Charters Grapple with Admission Policies, Question How Public They Should Be
At Achievement Prep, the test scores of low-income African American children rival those at wealthy neighborhood schools. Over at D.C. Prep, middle school graduates routinely go on to top high schools. And at Latin American Montessori Bilingual, the combination of instructional approaches is so attractive to parents that more than 800 names filled the school’s waiting list for pre-kindergarten classes last spring.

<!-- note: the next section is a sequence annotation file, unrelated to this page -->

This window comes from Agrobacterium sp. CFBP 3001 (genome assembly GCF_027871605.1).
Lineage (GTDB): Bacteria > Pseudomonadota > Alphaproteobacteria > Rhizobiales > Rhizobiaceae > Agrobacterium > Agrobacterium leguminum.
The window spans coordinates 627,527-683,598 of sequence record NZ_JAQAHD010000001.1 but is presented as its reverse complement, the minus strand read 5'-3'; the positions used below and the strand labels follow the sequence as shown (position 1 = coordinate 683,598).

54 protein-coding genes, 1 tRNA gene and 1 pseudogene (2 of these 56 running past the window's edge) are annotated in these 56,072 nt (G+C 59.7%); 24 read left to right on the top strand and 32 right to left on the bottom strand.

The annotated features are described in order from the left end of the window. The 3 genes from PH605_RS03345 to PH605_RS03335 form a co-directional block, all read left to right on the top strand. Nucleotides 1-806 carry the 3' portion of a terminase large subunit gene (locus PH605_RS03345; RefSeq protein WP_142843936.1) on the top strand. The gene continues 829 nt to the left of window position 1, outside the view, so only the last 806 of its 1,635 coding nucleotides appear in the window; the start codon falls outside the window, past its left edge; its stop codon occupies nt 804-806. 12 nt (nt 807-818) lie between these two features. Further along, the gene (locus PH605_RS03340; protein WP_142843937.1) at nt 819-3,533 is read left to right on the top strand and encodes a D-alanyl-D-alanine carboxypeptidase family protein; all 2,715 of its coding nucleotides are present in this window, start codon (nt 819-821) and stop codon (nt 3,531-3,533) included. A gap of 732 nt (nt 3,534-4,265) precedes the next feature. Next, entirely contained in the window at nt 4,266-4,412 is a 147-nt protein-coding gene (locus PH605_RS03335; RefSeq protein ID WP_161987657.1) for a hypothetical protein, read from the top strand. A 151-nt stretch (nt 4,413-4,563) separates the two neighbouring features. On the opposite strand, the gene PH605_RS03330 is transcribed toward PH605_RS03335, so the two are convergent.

Such high-performing public charter schools in the District are in constant demand. But their policies of limiting new enrollment to certain grades and times of the year have been causing their class sizes to dwindle to less than half of their original size by the upper grades.
The enrollment cutoffs — which leave seats at some of the city’s most successful urban schools empty — put the charters in the middle of a debate that has divided advocates across the country.